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Peace News log archive: January 2012

Articles from the Peace News log.
For archive articles from the whole site, look here

Maya Evans is in Kabul with Voices for Creative Nonviolence. Photos by Guy Smallman.

Maya Evans at a refugee camp in KabulAs we approached a cluster of ramshackle mud huts on the side of a motorway, our driver (a friend of a friend) warned us to be careful as two foreign journalists had been kidnapped in a refugee camp in Kabul only last year. I asked my friend (a young man and member of the Afghan Youth Peace Volunteers) if he was comfortable with accompanying me into the camp, he agreed that he was as we both stepped out of the car with Kiwi journalist Jon Stevenson.

The refugee camp near the Crystal Hotel in Karte Parwan Kabul is home to around 300 families each consisting on average of 9 people per family. The camp is separated from a motorway by a large ditch which judging from the strong smell of Sulphur contained raw sewage. We were directed over a rickety bridge to see the last sack of aid being carried away.

A gift of supplies from Peace News readers and Financial Times NUJ chapter had just been delivered (with the help of the camp elders). £2,175 worth of aid consisting of a lorry full of fire wood, 3 tones of sugar, tea and bread making flour which had been bought from a local wholesale market only a few hours before.

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Maya Evans is in Kabul with Voices for Creative Nonviolence.

We were lucky enough to receive an invitation to visit a self run community on the edge of Kabul, Chelsitun in Wasalabad; it’s a mixed Tajik and Pashtun community split into 8 sections, consisting of 2,000 households each having its own representative which implements Government initiatives and also manages security in the area.

We were told that the community practices religious and ethnic tolerance and has one of the only Mosques which welcomes joint worship by both Sunni’s and Shia’s with the two Muslim groups sharing funerals and ceremonies. When we arrived in Chelsitun the pathway were unusually set with concrete; an independent initiative by the community (paid for by the people within the area) as a move towards installing proper infrastructure.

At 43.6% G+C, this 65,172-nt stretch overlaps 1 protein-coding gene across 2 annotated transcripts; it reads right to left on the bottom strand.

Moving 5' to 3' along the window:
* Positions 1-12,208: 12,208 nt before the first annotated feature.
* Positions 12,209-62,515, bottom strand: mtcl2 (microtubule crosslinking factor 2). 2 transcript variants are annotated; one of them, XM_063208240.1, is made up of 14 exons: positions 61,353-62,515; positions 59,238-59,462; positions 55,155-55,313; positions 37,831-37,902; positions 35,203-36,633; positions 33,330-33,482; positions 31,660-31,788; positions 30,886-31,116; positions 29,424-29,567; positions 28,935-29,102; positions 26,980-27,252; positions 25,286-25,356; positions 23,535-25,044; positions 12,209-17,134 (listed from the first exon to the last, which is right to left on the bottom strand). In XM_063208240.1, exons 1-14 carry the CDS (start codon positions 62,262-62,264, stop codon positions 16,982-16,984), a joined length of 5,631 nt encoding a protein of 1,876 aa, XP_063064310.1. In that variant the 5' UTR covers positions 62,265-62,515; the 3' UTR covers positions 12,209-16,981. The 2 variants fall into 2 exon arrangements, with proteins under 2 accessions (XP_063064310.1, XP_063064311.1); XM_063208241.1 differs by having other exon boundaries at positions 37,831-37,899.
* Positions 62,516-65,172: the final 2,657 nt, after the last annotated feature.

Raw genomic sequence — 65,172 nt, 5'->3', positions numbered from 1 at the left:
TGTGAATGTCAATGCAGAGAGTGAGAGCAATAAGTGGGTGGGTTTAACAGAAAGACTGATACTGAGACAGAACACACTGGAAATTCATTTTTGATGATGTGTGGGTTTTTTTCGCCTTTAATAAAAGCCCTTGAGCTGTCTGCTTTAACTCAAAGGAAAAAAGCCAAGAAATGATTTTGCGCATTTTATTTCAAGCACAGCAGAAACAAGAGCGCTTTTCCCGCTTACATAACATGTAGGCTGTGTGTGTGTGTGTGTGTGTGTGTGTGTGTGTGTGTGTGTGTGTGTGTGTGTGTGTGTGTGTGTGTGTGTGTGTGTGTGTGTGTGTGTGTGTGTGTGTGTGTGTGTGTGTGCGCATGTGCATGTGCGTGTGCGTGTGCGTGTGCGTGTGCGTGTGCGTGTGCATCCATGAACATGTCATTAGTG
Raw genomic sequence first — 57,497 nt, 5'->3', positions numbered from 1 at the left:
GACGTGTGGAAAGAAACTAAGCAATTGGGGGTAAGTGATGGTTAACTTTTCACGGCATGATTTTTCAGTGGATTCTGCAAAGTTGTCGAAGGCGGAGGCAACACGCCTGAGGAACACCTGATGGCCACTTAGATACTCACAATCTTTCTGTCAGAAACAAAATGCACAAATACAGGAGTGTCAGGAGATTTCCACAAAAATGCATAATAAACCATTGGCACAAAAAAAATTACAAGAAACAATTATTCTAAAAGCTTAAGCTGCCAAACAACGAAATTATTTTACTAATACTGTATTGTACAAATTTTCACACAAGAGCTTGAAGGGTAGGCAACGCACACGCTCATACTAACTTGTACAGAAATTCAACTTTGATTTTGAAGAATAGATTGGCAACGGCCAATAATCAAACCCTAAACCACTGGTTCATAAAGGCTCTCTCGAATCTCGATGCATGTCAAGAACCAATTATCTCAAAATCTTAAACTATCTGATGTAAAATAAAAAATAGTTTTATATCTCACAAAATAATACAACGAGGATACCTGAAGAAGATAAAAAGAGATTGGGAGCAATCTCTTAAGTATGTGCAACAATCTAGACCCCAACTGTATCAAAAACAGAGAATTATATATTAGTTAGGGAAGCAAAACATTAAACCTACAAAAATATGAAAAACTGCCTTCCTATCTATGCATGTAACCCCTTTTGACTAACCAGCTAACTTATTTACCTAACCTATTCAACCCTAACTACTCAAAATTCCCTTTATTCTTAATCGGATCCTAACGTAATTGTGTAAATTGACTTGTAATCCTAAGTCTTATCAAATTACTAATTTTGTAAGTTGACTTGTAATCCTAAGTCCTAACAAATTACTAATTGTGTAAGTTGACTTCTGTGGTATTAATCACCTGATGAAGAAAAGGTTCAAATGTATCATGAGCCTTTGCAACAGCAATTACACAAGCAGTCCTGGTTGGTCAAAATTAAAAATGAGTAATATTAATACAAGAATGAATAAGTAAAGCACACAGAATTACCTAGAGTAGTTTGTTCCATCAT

Our group was directed into a compound and then into the office of the community elders. It was like stepping back in time into what I imagined pre war Afghanistan to be like; exquisite prayer mats hung on the war, the traditional ornate Afghan rugs; a greenhouse conservatory made of improvised plastic sheeting with the lushest greenery I have seen since leaving the UK.

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Afghanistan Behind the Headlines, Rebel Clowning Workshop, The Life and Times of I F Stone, Making Nonviolent RevolutionPeace News Summer Camp 2012

Thursday 9 February 2012, London: Afghanistan Behind the Headlines. With photojournalist Guy Smallman and ex-soldier Ben Griffin

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Maya Evans gives eye witness report from Kabul where she is on a delegation with the US group Voices for Creative Nonviolence

My first morning in Kabul, I went with Momajan and Roz Mohammed for my first real taste of the outside, a walk to the shops to change my money and top-up an internet dongle. I stepped out into the bright cold streets of Kabul. Initially I was blinded by the brightness of the sun and then choked by the pollution. My immediate thought was that I had stepped into Dickensian London only far worse, piles of rubbish on the street, open sewers running alongside the dirt pavements (also containing rubbish), bric-a-brac junk shops made out of dilapidated shacks, beggars every few yards, the number of people with disabilities is extreme. Air thick with pollution, nothing like anything I’ve experienced during my 18 years of growing up in East London. Pavements are improvised or sometimes non existent; there are no traffic regulations, no zebra crossings or traffic lights. To cross a road you take your life into your own hands zigzagging cars, motorbikes and bicycles. Perhaps the most worrying is the number of people with guns, guards stationed outside buildings, shops, banks all carry a gun slung over their shoulder.

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